When it comes to China, however, the chancellor is a little less clear. He “does not subscribe to the view” that a new cold war is approaching, pitting the US against China. Rather, an exceptional phase of globalization is ending, Scholz writes; during this era, the United States became the “world’s decisive power—a role it will retain in the 21st century.” However, China, too, became a global player—which, according to the chancellor, does not warrant “isolating Beijing or curbing cooperation,” at least not as long as it does not claim hegemony in Asia and beyond, “as no country is the backyard of any other.”
And lastly, while the US, the EU, and China adapt to globalization’s new phase, it is for Berlin and Brussels to seek new partnerships and broaden existing ones with countries in Africa, Asia, the Caribbean, and Latin America, while broadening what has traditionally been called “the West”—something Scholz has already practiced during Germany’s G7 presidency in 2022.
A Blind Spot: China
While Scholz acknowledged as recently as last November that “As China changes, the way that we deal with China must change, too,” and has also come out in support of reducing existing dependencies, it seems that the chancellor continues to hope he will be able to skirt the key questions of how to deal with a China that may well follow Russia’s path and openly break international rules (it has come close). In his Foreign Affairs article he writes that it is “Putin and others” who are working to undermine open, democratic systems, without explicitly referring to China. And while the commitments to the United States and the Franco-German relationship are there—“vital” for Euro-Atlantic security the former, the ever-closer cooperation between Paris and Berlin “a mission”—there is little in terms of what Germany will offer to its closest allies.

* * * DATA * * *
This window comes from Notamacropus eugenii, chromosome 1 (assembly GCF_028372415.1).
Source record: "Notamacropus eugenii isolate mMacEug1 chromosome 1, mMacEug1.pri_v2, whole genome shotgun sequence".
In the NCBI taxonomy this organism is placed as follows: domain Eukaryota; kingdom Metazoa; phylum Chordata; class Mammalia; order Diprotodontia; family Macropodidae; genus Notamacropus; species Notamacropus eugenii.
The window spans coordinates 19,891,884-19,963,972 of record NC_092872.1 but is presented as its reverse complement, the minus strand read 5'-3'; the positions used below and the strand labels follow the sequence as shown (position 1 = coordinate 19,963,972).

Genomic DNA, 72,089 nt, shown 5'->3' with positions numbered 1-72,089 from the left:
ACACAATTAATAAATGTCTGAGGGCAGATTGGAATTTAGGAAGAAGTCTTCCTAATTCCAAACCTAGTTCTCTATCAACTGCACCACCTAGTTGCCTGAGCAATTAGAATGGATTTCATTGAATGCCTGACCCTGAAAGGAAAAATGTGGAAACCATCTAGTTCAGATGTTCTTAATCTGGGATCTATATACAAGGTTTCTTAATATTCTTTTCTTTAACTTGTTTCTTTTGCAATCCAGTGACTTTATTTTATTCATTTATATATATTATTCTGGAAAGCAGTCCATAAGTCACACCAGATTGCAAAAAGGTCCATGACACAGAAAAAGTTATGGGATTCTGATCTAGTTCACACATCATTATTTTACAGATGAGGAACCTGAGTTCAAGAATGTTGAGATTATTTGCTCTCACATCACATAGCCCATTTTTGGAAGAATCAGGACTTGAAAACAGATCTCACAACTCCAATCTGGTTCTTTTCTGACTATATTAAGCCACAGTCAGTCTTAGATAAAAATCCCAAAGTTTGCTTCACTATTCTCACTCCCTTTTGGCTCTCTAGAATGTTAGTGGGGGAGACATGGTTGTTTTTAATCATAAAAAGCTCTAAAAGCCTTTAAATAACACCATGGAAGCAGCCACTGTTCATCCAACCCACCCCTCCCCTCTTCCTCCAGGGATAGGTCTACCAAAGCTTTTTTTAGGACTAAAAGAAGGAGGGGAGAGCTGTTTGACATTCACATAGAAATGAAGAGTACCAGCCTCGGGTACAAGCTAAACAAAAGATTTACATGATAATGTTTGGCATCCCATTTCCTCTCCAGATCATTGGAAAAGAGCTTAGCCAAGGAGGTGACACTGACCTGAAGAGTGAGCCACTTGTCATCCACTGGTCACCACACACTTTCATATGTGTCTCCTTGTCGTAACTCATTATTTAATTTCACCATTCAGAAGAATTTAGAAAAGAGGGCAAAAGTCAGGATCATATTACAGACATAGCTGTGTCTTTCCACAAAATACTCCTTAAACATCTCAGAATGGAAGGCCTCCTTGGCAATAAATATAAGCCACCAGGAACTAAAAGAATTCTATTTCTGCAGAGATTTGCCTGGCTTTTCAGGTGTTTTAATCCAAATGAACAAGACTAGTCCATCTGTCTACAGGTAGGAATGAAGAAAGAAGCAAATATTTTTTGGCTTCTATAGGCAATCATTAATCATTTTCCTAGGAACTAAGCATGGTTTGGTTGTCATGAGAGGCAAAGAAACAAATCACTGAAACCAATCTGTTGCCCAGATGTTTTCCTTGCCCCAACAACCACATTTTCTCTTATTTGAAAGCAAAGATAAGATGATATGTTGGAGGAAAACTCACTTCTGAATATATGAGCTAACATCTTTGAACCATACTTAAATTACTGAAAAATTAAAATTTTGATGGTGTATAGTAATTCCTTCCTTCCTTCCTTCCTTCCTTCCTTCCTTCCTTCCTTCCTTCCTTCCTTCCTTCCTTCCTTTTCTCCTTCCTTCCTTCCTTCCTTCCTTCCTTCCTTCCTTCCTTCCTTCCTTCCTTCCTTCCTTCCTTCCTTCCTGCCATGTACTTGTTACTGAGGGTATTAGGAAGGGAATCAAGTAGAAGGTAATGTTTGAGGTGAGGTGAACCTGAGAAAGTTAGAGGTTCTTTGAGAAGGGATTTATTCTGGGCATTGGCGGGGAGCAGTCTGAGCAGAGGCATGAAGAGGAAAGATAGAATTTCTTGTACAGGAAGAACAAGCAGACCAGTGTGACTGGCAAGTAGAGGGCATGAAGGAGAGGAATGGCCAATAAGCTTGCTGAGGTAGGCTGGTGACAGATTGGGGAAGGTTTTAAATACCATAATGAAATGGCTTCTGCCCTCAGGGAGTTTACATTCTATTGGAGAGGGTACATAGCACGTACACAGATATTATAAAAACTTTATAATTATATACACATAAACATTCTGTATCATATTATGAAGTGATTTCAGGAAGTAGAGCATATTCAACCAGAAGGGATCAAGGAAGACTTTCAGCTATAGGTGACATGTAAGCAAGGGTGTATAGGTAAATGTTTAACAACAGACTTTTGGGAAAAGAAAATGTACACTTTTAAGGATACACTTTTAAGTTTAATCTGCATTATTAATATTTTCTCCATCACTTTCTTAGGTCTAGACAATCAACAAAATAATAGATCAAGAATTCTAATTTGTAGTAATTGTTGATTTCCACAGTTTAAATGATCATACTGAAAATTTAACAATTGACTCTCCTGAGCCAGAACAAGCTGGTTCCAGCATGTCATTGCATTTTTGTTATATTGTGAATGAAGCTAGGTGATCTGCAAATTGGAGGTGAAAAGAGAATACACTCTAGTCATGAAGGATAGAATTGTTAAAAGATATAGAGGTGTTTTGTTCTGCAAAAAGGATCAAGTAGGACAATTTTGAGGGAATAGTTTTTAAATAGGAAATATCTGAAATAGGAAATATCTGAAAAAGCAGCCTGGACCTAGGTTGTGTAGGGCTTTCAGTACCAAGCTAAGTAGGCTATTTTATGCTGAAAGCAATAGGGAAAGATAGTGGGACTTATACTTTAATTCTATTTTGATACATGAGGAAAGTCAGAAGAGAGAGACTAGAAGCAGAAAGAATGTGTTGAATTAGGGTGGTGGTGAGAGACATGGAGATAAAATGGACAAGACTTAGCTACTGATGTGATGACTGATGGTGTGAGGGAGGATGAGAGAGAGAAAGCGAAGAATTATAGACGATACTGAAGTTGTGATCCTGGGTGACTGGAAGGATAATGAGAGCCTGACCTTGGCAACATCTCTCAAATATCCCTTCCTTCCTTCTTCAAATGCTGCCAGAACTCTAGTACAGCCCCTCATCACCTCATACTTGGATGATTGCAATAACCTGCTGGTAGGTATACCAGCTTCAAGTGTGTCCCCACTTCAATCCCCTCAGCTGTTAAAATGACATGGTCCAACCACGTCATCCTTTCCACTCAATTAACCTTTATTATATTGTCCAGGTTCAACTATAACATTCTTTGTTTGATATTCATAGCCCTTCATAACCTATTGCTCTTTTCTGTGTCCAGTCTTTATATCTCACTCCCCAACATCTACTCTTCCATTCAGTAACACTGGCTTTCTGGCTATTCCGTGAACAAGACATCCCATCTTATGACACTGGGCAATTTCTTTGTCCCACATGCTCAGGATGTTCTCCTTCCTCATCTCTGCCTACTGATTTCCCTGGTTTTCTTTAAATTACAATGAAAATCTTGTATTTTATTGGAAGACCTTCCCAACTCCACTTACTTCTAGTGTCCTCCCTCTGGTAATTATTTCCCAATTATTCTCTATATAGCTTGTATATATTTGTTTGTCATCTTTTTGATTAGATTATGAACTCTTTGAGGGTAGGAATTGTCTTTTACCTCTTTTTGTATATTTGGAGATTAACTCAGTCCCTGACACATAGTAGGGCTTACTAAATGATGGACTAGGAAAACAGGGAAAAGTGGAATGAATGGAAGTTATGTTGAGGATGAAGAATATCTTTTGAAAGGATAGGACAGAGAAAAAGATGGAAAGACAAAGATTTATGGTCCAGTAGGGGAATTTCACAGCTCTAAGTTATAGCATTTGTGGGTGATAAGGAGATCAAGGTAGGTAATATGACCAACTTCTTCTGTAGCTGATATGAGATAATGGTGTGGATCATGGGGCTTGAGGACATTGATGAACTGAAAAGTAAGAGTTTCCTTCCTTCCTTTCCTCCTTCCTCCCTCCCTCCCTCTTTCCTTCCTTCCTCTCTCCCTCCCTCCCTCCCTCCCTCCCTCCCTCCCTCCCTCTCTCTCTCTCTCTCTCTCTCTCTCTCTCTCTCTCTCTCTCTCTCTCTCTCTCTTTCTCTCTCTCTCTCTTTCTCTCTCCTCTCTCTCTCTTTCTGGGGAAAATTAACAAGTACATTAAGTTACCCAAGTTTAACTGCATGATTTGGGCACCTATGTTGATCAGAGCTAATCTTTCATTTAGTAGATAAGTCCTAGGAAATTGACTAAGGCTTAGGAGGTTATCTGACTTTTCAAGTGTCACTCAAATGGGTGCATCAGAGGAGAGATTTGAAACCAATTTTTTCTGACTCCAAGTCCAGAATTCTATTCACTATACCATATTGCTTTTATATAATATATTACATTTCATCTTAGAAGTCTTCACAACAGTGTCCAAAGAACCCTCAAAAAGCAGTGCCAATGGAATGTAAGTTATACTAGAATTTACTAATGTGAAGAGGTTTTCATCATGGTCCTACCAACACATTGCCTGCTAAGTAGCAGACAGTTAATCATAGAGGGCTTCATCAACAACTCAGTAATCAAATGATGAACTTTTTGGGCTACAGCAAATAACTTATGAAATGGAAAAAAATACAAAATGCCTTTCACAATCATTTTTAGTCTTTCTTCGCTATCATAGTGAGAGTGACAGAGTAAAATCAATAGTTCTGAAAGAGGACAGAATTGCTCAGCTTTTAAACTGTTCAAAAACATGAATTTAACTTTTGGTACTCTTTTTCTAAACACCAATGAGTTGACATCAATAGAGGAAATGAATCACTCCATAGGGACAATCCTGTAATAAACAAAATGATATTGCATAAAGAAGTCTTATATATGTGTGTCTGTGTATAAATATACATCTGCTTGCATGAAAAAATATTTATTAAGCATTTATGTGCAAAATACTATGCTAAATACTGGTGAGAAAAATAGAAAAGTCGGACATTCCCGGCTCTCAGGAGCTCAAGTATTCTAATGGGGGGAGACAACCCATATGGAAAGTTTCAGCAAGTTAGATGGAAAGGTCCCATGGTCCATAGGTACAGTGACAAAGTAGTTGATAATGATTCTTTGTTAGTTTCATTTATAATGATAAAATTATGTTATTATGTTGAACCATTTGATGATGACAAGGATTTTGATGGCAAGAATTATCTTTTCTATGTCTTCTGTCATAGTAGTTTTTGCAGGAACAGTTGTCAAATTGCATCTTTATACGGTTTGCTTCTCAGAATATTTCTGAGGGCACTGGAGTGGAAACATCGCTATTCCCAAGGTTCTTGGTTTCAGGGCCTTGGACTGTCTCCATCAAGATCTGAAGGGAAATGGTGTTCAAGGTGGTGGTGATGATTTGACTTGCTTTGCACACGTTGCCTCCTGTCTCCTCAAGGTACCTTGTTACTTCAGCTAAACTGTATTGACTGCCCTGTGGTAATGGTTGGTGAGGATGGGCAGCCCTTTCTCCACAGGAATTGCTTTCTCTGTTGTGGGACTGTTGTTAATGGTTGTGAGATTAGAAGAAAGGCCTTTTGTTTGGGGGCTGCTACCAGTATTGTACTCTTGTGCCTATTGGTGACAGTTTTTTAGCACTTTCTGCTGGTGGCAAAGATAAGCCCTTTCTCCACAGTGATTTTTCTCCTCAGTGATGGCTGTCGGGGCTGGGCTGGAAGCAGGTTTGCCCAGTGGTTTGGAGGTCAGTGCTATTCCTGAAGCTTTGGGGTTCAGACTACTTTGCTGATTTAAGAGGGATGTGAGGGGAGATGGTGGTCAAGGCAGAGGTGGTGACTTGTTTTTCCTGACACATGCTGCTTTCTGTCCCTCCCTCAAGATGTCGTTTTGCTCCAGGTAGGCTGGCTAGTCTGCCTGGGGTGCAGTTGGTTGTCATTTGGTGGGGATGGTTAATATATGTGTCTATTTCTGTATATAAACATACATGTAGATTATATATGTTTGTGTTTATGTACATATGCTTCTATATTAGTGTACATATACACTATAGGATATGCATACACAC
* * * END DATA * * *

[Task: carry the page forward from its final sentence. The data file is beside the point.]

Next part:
In a way it is somewhat reminiscent of Otto von Bismarck and his “game with the five balls”—Europe’s great powers at the time, which he cooperated and sought treaties with to isolate France, but never getting too close to any one of them. It’s a recipe for a Germany in limbo, just like where Germany’s would-be National Security Strategy is right now.
Henning Hoff is Executive Editor of INTERNATIONALE POLITIK QUARTERLY.